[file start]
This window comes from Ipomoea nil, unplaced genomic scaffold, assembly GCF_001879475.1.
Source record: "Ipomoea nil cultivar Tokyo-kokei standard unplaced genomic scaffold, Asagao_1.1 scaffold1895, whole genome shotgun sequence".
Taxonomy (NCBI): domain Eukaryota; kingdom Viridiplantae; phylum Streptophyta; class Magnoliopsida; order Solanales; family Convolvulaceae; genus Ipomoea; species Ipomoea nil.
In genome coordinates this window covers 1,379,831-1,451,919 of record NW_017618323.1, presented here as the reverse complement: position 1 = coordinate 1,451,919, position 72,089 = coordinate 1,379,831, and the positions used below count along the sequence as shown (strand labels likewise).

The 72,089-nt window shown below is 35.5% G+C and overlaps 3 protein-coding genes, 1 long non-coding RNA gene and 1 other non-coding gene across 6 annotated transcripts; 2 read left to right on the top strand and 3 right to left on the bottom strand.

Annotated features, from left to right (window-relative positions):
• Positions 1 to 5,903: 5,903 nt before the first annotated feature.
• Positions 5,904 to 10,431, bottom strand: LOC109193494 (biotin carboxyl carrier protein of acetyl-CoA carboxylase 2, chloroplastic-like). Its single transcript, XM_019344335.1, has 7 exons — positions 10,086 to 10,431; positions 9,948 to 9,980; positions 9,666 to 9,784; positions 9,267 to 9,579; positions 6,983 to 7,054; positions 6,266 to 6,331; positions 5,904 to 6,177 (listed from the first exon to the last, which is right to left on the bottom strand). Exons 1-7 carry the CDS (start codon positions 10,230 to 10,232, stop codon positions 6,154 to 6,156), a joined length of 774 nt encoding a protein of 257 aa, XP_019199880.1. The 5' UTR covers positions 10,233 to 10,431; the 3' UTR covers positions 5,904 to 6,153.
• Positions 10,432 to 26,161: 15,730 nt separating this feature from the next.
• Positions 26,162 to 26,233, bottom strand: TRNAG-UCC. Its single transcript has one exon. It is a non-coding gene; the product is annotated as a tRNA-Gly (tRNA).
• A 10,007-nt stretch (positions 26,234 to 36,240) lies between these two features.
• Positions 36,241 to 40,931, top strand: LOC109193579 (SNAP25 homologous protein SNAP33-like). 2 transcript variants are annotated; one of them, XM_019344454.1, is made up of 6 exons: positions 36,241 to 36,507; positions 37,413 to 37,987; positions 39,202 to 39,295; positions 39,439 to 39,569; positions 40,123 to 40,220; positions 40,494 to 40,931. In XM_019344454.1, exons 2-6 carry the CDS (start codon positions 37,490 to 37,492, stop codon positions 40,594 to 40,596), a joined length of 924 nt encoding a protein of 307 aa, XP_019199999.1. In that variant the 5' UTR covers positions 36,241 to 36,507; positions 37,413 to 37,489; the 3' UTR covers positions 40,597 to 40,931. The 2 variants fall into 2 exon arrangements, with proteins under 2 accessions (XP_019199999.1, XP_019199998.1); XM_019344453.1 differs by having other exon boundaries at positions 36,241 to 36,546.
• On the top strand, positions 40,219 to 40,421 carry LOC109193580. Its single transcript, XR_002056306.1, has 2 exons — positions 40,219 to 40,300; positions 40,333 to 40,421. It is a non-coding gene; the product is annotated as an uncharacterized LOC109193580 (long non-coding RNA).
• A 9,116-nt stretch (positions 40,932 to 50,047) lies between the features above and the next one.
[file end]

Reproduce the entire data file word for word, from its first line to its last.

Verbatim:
This window comes from Ipomoea nil, unplaced genomic scaffold, assembly GCF_001879475.1.
Source record: "Ipomoea nil cultivar Tokyo-kokei standard unplaced genomic scaffold, Asagao_1.1 scaffold1895, whole genome shotgun sequence".
Taxonomy (NCBI): domain Eukaryota; kingdom Viridiplantae; phylum Streptophyta; class Magnoliopsida; order Solanales; family Convolvulaceae; genus Ipomoea; species Ipomoea nil.
In genome coordinates this window covers 1,379,831-1,451,919 of record NW_017618323.1, presented here as the reverse complement: position 1 = coordinate 1,451,919, position 72,089 = coordinate 1,379,831, and the positions used below count along the sequence as shown (strand labels likewise).

The 72,089-nt window shown below is 35.5% G+C and overlaps 3 protein-coding genes, 1 long non-coding RNA gene and 1 other non-coding gene across 6 annotated transcripts; 2 read left to right on the top strand and 3 right to left on the bottom strand.

Annotated features, from left to right (window-relative positions):
• Positions 1 to 5,903: 5,903 nt before the first annotated feature.
• Positions 5,904 to 10,431, bottom strand: LOC109193494 (biotin carboxyl carrier protein of acetyl-CoA carboxylase 2, chloroplastic-like). Its single transcript, XM_019344335.1, has 7 exons — positions 10,086 to 10,431; positions 9,948 to 9,980; positions 9,666 to 9,784; positions 9,267 to 9,579; positions 6,983 to 7,054; positions 6,266 to 6,331; positions 5,904 to 6,177 (listed from the first exon to the last, which is right to left on the bottom strand). Exons 1-7 carry the CDS (start codon positions 10,230 to 10,232, stop codon positions 6,154 to 6,156), a joined length of 774 nt encoding a protein of 257 aa, XP_019199880.1. The 5' UTR covers positions 10,233 to 10,431; the 3' UTR covers positions 5,904 to 6,153.
• Positions 10,432 to 26,161: 15,730 nt separating this feature from the next.
• Positions 26,162 to 26,233, bottom strand: TRNAG-UCC. Its single transcript has one exon. It is a non-coding gene; the product is annotated as a tRNA-Gly (tRNA).
• A 10,007-nt stretch (positions 26,234 to 36,240) lies between these two features.
• Positions 36,241 to 40,931, top strand: LOC109193579 (SNAP25 homologous protein SNAP33-like). 2 transcript variants are annotated; one of them, XM_019344454.1, is made up of 6 exons: positions 36,241 to 36,507; positions 37,413 to 37,987; positions 39,202 to 39,295; positions 39,439 to 39,569; positions 40,123 to 40,220; positions 40,494 to 40,931. In XM_019344454.1, exons 2-6 carry the CDS (start codon positions 37,490 to 37,492, stop codon positions 40,594 to 40,596), a joined length of 924 nt encoding a protein of 307 aa, XP_019199999.1. In that variant the 5' UTR covers positions 36,241 to 36,507; positions 37,413 to 37,489; the 3' UTR covers positions 40,597 to 40,931. The 2 variants fall into 2 exon arrangements, with proteins under 2 accessions (XP_019199999.1, XP_019199998.1); XM_019344453.1 differs by having other exon boundaries at positions 36,241 to 36,546.
• On the top strand, positions 40,219 to 40,421 carry LOC109193580. Its single transcript, XR_002056306.1, has 2 exons — positions 40,219 to 40,300; positions 40,333 to 40,421. It is a non-coding gene; the product is annotated as an uncharacterized LOC109193580 (long non-coding RNA).
• A 9,116-nt stretch (positions 40,932 to 50,047) lies between the features above and the next one.